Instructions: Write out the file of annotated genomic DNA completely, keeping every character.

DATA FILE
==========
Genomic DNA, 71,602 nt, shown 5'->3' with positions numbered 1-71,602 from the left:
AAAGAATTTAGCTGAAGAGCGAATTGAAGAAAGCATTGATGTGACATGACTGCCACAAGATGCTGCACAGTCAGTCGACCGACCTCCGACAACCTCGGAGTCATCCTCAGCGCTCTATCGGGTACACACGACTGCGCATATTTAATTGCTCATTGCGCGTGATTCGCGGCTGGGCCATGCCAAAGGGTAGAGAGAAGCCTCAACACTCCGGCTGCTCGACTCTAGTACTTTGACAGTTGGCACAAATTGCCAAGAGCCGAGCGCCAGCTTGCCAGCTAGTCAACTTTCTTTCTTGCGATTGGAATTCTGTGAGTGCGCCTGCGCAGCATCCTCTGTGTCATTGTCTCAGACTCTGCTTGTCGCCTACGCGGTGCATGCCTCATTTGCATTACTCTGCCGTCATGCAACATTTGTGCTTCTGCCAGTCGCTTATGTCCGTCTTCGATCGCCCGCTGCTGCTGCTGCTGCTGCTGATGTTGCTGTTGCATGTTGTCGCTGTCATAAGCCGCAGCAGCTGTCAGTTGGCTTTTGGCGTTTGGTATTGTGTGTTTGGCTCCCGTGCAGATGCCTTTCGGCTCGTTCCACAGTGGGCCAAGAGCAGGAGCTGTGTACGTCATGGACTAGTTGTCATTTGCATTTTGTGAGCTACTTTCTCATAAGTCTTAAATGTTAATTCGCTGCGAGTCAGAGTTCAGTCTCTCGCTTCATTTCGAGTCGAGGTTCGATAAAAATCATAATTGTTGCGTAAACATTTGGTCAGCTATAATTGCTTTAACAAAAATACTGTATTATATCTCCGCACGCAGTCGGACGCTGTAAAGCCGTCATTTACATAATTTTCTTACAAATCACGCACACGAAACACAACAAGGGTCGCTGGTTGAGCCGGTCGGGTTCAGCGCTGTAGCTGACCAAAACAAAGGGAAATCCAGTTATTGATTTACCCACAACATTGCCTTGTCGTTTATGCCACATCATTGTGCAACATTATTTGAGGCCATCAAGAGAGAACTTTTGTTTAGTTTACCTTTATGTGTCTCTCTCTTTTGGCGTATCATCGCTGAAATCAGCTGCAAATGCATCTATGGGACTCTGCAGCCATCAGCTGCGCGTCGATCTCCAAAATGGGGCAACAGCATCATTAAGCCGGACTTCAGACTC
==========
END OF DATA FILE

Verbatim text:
Genomic DNA, 71,602 nt, shown 5'->3' with positions numbered 1-71,602 from the left:
AAAGAATTTAGCTGAAGAGCGAATTGAAGAAAGCATTGATGTGACATGACTGCCACAAGATGCTGCACAGTCAGTCGACCGACCTCCGACAACCTCGGAGTCATCCTCAGCGCTCTATCGGGTACACACGACTGCGCATATTTAATTGCTCATTGCGCGTGATTCGCGGCTGGGCCATGCCAAAGGGTAGAGAGAAGCCTCAACACTCCGGCTGCTCGACTCTAGTACTTTGACAGTTGGCACAAATTGCCAAGAGCCGAGCGCCAGCTTGCCAGCTAGTCAACTTTCTTTCTTGCGATTGGAATTCTGTGAGTGCGCCTGCGCAGCATCCTCTGTGTCATTGTCTCAGACTCTGCTTGTCGCCTACGCGGTGCATGCCTCATTTGCATTACTCTGCCGTCATGCAACATTTGTGCTTCTGCCAGTCGCTTATGTCCGTCTTCGATCGCCCGCTGCTGCTGCTGCTGCTGCTGATGTTGCTGTTGCATGTTGTCGCTGTCATAAGCCGCAGCAGCTGTCAGTTGGCTTTTGGCGTTTGGTATTGTGTGTTTGGCTCCCGTGCAGATGCCTTTCGGCTCGTTCCACAGTGGGCCAAGAGCAGGAGCTGTGTACGTCATGGACTAGTTGTCATTTGCATTTTGTGAGCTACTTTCTCATAAGTCTTAAATGTTAATTCGCTGCGAGTCAGAGTTCAGTCTCTCGCTTCATTTCGAGTCGAGGTTCGATAAAAATCATAATTGTTGCGTAAACATTTGGTCAGCTATAATTGCTTTAACAAAAATACTGTATTATATCTCCGCACGCAGTCGGACGCTGTAAAGCCGTCATTTACATAATTTTCTTACAAATCACGCACACGAAACACAACAAGGGTCGCTGGTTGAGCCGGTCGGGTTCAGCGCTGTAGCTGACCAAAACAAAGGGAAATCCAGTTATTGATTTACCCACAACATTGCCTTGTCGTTTATGCCACATCATTGTGCAACATTATTTGAGGCCATCAAGAGAGAACTTTTGTTTAGTTTACCTTTATGTGTCTCTCTCTTTTGGCGTATCATCGCTGAAATCAGCTGCAAATGCATCTATGGGACTCTGCAGCCATCAGCTGCGCGTCGATCTCCAAAATGGGGCAACAGCATCATTAAGCCGGACTTCAGACTC